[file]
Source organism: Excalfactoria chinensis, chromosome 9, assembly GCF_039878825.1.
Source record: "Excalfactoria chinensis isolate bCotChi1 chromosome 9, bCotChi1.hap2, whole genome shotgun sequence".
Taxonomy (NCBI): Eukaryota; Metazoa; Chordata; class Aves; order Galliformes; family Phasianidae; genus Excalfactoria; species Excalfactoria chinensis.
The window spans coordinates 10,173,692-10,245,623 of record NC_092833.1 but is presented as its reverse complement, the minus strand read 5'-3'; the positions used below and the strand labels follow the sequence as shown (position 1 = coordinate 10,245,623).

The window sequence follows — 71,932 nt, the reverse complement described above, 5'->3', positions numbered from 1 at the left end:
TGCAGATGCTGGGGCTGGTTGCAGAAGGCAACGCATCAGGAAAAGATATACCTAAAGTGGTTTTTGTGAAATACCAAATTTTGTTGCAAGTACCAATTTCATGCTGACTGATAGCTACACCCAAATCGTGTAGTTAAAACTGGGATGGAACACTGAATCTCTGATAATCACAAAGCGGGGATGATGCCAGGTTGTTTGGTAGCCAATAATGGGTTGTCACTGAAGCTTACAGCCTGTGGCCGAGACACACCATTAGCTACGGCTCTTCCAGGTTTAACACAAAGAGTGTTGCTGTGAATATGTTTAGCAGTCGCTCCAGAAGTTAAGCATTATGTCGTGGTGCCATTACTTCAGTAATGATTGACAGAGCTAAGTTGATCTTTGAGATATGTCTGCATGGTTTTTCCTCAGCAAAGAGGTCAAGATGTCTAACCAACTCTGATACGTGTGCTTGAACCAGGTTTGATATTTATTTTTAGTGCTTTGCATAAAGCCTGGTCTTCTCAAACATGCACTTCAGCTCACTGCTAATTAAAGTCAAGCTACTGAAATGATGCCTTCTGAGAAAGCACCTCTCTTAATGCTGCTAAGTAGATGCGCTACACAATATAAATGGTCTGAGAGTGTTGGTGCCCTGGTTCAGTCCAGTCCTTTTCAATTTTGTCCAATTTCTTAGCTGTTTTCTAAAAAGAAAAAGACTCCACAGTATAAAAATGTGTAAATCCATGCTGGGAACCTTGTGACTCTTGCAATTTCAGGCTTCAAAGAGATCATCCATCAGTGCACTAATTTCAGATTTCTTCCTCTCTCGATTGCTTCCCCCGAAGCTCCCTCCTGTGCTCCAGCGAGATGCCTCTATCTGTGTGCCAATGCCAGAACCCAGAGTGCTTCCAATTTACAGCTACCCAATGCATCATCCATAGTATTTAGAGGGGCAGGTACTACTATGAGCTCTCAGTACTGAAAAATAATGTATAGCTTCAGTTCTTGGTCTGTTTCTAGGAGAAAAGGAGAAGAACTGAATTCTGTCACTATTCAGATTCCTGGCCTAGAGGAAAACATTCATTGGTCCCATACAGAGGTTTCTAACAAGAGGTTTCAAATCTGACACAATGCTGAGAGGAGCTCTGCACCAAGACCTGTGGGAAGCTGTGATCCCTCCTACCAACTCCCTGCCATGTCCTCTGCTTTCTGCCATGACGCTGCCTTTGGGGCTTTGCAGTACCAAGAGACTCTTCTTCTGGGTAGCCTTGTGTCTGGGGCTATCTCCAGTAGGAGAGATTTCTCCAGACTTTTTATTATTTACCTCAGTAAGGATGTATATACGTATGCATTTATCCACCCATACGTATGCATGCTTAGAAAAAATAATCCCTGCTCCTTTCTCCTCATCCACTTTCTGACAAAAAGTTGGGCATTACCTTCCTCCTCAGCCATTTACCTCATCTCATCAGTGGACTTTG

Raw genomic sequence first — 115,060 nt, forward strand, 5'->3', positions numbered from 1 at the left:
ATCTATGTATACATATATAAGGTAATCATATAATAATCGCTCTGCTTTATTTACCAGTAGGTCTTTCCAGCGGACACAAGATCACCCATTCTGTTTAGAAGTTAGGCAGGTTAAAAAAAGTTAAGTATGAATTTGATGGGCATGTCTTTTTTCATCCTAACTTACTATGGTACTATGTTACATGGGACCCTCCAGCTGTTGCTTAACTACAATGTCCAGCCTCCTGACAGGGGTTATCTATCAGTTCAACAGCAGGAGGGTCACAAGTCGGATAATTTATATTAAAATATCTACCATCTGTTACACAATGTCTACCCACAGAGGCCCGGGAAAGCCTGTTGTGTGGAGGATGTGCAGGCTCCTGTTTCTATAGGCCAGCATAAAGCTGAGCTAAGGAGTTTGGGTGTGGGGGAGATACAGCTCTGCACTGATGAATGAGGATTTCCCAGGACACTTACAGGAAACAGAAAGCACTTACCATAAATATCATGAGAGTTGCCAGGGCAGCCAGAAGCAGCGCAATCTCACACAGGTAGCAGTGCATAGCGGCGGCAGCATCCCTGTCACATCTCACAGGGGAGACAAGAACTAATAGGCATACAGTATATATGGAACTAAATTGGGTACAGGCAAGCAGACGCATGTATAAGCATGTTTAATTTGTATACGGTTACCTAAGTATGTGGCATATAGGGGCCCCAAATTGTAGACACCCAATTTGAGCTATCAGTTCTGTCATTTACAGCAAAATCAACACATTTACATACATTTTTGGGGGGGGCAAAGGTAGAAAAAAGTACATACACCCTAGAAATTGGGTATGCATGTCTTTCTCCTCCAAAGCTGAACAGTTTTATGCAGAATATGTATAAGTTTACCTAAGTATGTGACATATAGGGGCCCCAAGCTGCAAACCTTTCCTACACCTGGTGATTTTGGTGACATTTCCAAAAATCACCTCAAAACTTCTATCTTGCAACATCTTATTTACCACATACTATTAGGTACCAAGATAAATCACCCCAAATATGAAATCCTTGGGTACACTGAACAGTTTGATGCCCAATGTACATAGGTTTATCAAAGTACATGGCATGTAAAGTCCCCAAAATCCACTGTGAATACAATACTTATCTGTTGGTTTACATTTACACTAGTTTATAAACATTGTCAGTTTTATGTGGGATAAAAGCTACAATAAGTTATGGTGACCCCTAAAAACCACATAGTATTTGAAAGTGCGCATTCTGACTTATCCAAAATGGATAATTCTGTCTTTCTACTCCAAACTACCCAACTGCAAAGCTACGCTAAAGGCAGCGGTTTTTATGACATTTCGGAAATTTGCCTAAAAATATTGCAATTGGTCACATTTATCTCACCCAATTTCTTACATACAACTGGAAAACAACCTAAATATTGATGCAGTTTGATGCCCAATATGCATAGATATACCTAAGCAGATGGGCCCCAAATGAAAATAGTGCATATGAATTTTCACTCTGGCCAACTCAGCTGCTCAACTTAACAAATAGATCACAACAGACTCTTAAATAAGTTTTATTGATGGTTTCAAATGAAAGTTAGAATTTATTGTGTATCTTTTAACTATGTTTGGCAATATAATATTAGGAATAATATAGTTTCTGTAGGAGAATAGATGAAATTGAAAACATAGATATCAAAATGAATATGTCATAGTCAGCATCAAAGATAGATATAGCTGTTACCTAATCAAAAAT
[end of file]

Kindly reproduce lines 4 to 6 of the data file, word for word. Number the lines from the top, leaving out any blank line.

The window spans coordinates 10,173,692-10,245,623 of record NC_092833.1 but is presented as its reverse complement, the minus strand read 5'-3'; the positions used below and the strand labels follow the sequence as shown (position 1 = coordinate 10,245,623).

The window sequence follows — 71,932 nt, the reverse complement described above, 5'->3', positions numbered from 1 at the left end:
TGCAGATGCTGGGGCTGGTTGCAGAAGGCAACGCATCAGGAAAAGATATACCTAAAGTGGTTTTTGTGAAATACCAAATTTTGTTGCAAGTACCAATTTCATGCTGACTGATAGCTACACCCAAATCGTGTAGTTAAAACTGGGATGGAACACTGAATCTCTGATAATCACAAAGCGGGGATGATGCCAGGTTGTTTGGTAGCCAATAATGGGTTGTCACTGAAGCTTACAGCCTGTGGCCGAGACACACCATTAGCTACGGCTCTTCCAGGTTTAACACAAAGAGTGTTGCTGTGAATATGTTTAGCAGTCGCTCCAGAAGTTAAGCATTATGTCGTGGTGCCATTACTTCAGTAATGATTGACAGAGCTAAGTTGATCTTTGAGATATGTCTGCATGGTTTTTCCTCAGCAAAGAGGTCAAGATGTCTAACCAACTCTGATACGTGTGCTTGAACCAGGTTTGATATTTATTTTTAGTGCTTTGCATAAAGCCTGGTCTTCTCAAACATGCACTTCAGCTCACTGCTAATTAAAGTCAAGCTACTGAAATGATGCCTTCTGAGAAAGCACCTCTCTTAATGCTGCTAAGTAGATGCGCTACACAATATAAATGGTCTGAGAGTGTTGGTGCCCTGGTTCAGTCCAGTCCTTTTCAATTTTGTCCAATTTCTTAGCTGTTTTCTAAAAAGAAAAAGACTCCACAGTATAAAAATGTGTAAATCCATGCTGGGAACCTTGTGACTCTTGCAATTTCAGGCTTCAAAGAGATCATCCATCAGTGCACTAATTTCAGATTTCTTCCTCTCTCGATTGCTTCCCCCGAAGCTCCCTCCTGTGCTCCAGCGAGATGCCTCTATCTGTGTGCCAATGCCAGAACCCAGAGTGCTTCCAATTTACAGCTACCCAATGCATCATCCATAGTATTTAGAGGGGCAGGTACTACTATGAGCTCTCAGTACTGAAAAATAATGTATAGCTTCAGTTCTTGGTCTGTTTCTAGGAGAAAAGGAGAAGAACTGAATTCTGTCACTATTCAGATTCCTGGCCTAGAGGAAAACATTCATTGGTCCCATACAGAGGTTTCTAACAAGAGGTTTCAAATCTGACACAATGCTGAGAGGAGCTCTGCACCAAGACCTGTGGGAAGCTGTGATCCCTCCTACCAACTCCCTGCCATGTCCTCTGCTTTCTGCCATGACGCTGCCTTTGGGGCTTTGCAGTACCAAGAGACTCTTCTTCTGGGTAGCCTTGTGTCTGGGGCTATCTCCAGTAGGAGAGATTTCTCCAGACTTTTTATTATTTACCTCAGTAAGGATGTATATACGTATGCATTTATCCACCCATACGTATGCATGCTTAGAAAAAATAATCCCTGCTCCTTTCTCCTCATCCACTTTCTGACAAAAAGTTGGGCATTACCTTCCTCCTCAGCCATTTACCTCATCTCATCAGTGGACTTTG